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Principal Investigator: Braun, Joseph M
Institute Receiving Award Brown University
Location Providence, RI
Grant Number R01ES032836
Funding Organization National Institute of Environmental Health Sciences
Award Funding Period 25 Sep 2021 to 31 Jul 2025
DESCRIPTION (provided by applicant): Project Abstract Exposure to environmental chemical mixtures may increase the risk of cardiometabolic disease. Of particular concern are prenatal exposure to perfluoroalkyl substances (PFAS), a class of chemicals used as processing aids for oil/water repellant textiles, fluoropolymer manufacturing, food packaging, cleaning products, and firefighting foams. PFAS exposure is ubiquitous, deriving from contaminated food and drinking water. Over 6 million people in the US have PFAS contaminated drinking water, and many more have low-level exposure. Animal and human studies show that prenatal PFAS exposure may increase the risk of obesity, insulin resistance, dyslipidemia, and hypertension – components of the cardiometabolic syndrome that markedly increase the risk of adulthood cardiovascular diseases. However, few studies have investigated the health effects of PFAS mixtures, and the biological pathways underlying these effects are poorly understood. Guided by our preliminary studies and the hypothesis that biological pathways represented in the serum metabolome are sensitive to early life PFAS mixture exposure and predictive of later life cardiometabolic health, we will use non-targeted high-resolution metabolomics to quantify the associations between prenatal PFAS mixtures, the metabolome, and cardiometabolic disease. Building upon two established and ongoing prospective cohorts of pregnant women and their children from Canada (MIREC Study, n=500) and Cincinnati, Ohio (HOME Study, n=250), we will measure >25,000 features of the serum metabolome at delivery and ages 3-5, and 7-12 years. We will link these data to previously collected or to be measured prenatal PFAS biomarkers and cardiometabolic outcomes at age 7-12 years. We will use sophisticated biostatistical techniques to reduce the dimensionality of these data and discover metabolomic signatures associated with both prenatal PFAS mixtures and cardiometabolic outcomes in MIREC, replicating our findings using HOME. Specifically, we will: 1) characterize trajectories of the serum metabolome in the first 12 years of life; 2) identify features of serum metabolome trajectories in the first 12 years of life that predict adolescent cardiometabolic disease; 3) determine if metabolome features mediate the association of prenatal exposure to PFAS mixtures with adolescent cardiometabolic disease; and 4) determine the chemical identity of metabolome features discovered in Aim 3. This interdisciplinary proposal that includes epidemiologists, clinicians, biostatisticians, and chemists will efficiently leverage two ongoing cohort studies to address these timely aims. Ultimately, the proposed studies will have substantial impact by improving our knowledge of the health effects of PFAS, identifying novel metabolic alterations associated with PFAS mixtures and adolescent health, and improving our understanding of biological pathways affecting cardiometabolic disease. These results are critical to ongoing evaluations of PFAS toxicity and may help identify exposed populations at risk of cardiometabolic disease and potentially ameliorate the effects of PFAS exposure.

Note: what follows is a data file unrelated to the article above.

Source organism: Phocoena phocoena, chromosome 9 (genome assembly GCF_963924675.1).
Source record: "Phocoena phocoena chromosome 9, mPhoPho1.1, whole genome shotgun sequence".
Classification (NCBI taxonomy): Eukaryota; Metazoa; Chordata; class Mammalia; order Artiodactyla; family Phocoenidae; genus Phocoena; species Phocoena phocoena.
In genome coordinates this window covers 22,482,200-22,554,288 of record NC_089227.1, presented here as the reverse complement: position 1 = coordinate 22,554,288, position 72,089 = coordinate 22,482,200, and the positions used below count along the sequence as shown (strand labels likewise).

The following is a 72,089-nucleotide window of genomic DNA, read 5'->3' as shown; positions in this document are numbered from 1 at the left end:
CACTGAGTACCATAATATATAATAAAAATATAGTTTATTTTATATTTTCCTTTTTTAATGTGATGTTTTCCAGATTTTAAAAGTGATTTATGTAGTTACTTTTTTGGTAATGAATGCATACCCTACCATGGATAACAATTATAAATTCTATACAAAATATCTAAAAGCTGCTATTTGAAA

Science Code(s)/Area of Science(s) Primary: 41 - Cardiovascular System
Secondary: 03 - Carcinogenesis/Cell Transformation
Publications See publications associated with this Grant.
Program Officer Bonnie Joubert
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